Build, Comfort, and Isolation:
You will likely find yourself being drawn first to the carbon fibre face plates finished in a brilliantly smooth clear coat. Surrounded by chromed plastic borders, they stand out and give the Hibiki a commanding presence. It’s a large step up from the faux carbon fibre you generally find around this price point. The rest of the housings are just black plastic, coated in a pleasing, soft-to-the-touch matte texture that feels good on the ear but highlights the oil from your skin that sticks to it. Left and right indicators are denoted by large capitalized L/Rs printed in white on the inside of each ear piece. I wouldn’t be surprised if they wore off relatively quickly. Not an issue since the Hibiki is designed to be worn cable up and with each ear piece tailored to fit a particular ear. Unlike most earphones that utilize 2-pin connectors, Shozy recessed the Hibiki’s a good 4mm into the housing. This limits 3rd party cable options but makes for a much more durable connector. Worth the trade off in my opinion.
The Ethos Black 26AWG copper cable is provided courtesy of AAW and is spectacular. The 90 degree angled jack is compact enough to fit in most cell phone and DAP cases, and is furnished with a classy brushed aluminum back plate. Leading up to the y-split are four tightly braided strands that split off into two groups leading to each ear piece. The y-split is a solid hunk of black rubber, above which sits a break-away chin cinch, one that’s a little too eager to separate for my preferences. Leading up to the earpieces are pre-formed ear guides, weighted at the ends with large rubber strain reliefs that help keep them securely behind the ear. Last are the 45 degree angled, recessed plugs which feel very tough. About the only complaint I could levy at this cable is a lack of strain relief . Other than that, it’s well constructed with minimal cable noise and next to no memory.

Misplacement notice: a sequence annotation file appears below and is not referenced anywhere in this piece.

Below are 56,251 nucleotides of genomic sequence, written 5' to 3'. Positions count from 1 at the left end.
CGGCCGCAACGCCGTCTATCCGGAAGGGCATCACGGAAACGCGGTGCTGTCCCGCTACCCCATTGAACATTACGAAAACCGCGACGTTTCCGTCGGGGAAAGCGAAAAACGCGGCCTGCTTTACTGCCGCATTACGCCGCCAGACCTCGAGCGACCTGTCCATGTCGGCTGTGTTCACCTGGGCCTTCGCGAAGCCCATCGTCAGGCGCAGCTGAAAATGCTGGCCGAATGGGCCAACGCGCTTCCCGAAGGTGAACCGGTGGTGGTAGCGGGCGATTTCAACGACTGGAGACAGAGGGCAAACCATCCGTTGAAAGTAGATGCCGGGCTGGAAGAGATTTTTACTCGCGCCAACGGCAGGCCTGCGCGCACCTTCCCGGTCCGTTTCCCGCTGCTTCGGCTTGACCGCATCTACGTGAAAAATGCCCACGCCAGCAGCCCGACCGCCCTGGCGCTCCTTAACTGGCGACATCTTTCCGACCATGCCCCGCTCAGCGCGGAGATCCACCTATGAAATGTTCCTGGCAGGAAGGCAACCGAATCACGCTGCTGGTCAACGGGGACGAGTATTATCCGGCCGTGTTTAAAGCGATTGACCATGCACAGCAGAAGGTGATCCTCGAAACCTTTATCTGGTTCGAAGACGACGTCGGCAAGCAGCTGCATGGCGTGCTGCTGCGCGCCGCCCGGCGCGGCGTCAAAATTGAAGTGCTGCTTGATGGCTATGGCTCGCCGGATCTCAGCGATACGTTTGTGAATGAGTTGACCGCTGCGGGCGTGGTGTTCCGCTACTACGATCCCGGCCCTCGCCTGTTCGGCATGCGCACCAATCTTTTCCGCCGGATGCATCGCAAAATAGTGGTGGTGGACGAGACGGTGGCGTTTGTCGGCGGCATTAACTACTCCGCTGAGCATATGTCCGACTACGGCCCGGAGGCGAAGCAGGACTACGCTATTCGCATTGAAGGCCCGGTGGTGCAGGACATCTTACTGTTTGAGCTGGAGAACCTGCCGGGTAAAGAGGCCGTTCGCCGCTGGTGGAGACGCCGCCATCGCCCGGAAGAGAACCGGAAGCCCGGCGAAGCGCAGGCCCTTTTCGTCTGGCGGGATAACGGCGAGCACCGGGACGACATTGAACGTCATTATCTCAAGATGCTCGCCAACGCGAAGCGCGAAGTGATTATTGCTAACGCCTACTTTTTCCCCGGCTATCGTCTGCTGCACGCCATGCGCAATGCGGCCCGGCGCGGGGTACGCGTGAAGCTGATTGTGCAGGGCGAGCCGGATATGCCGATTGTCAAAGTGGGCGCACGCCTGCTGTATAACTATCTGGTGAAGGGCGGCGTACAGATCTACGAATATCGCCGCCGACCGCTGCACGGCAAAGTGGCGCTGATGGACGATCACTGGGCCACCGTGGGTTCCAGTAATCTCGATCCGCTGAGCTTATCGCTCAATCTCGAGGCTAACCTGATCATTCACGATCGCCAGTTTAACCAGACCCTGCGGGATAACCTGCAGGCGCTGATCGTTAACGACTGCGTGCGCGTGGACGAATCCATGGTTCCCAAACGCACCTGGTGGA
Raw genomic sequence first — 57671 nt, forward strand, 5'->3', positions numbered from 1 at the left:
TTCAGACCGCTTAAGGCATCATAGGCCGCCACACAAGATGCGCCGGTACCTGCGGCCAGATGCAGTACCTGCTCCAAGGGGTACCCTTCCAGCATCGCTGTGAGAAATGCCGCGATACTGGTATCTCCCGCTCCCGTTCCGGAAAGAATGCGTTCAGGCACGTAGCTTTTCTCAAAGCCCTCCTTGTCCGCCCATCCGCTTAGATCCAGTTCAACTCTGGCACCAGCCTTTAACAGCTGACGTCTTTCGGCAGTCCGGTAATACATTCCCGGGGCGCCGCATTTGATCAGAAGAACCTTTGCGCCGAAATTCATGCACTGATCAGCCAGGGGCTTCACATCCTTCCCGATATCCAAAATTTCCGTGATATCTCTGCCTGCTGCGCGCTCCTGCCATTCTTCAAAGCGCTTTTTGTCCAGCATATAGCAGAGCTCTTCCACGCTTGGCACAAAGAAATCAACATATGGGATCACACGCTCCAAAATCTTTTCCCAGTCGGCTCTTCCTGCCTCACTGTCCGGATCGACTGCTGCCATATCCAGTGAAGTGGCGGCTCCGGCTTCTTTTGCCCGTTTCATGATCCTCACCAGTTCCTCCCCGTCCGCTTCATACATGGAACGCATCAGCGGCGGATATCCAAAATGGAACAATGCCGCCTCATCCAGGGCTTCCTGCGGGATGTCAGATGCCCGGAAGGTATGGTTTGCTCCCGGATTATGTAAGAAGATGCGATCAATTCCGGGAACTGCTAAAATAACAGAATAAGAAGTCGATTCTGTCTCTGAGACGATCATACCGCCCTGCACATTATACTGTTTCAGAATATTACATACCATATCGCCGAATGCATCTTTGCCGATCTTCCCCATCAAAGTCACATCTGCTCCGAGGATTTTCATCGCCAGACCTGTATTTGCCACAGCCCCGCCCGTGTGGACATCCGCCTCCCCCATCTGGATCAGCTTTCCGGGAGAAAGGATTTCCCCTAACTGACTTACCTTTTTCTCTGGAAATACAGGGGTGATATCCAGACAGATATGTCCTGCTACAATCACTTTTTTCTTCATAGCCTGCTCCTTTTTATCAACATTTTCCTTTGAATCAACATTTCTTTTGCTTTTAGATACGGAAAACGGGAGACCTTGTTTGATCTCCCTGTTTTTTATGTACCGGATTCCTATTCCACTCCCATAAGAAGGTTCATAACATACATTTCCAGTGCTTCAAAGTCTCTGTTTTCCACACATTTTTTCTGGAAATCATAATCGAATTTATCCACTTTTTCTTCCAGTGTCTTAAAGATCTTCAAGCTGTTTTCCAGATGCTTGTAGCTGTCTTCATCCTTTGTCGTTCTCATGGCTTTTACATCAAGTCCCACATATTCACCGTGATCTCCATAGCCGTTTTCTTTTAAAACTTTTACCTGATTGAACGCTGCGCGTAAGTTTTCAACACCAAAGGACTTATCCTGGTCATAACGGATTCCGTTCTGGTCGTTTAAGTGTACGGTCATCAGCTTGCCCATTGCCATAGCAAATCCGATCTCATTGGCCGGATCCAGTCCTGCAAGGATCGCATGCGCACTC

The Hibiki’s shells are light and ergonomic, but wow are they ever enormous. The ZS10 from Knowledge Zenith uses a similarly shaped shell. With five drivers crammed in each you’d expect them to be large. Despite housing only a single dynamic per side, the Hibiki is somehow even thicker making the ZS10 the more low profile of the two. Size aside, the Hibiki also features a stubby nozzle, one which exits the ear piece at a greater angle than on the ZS10. For some this will be good, for me it was not. The stock tips were unusable since they didn’t extend quite far enough to get a reliable seal. With the right tips, the Hibiki is very comfortable but it sticks out quite a bit. You won’t be easily hiding these when wearing them.
Isolation is sub-par at best. For example, the Hibiki joined me on a ~20 minute bus ride to go pick up my car from the shop. Half way there I took them off and turned off my music. The volume required to have a half decent experience and drown out the bus and other passengers was too extreme to be comfortable.
Inline Mic and Remote: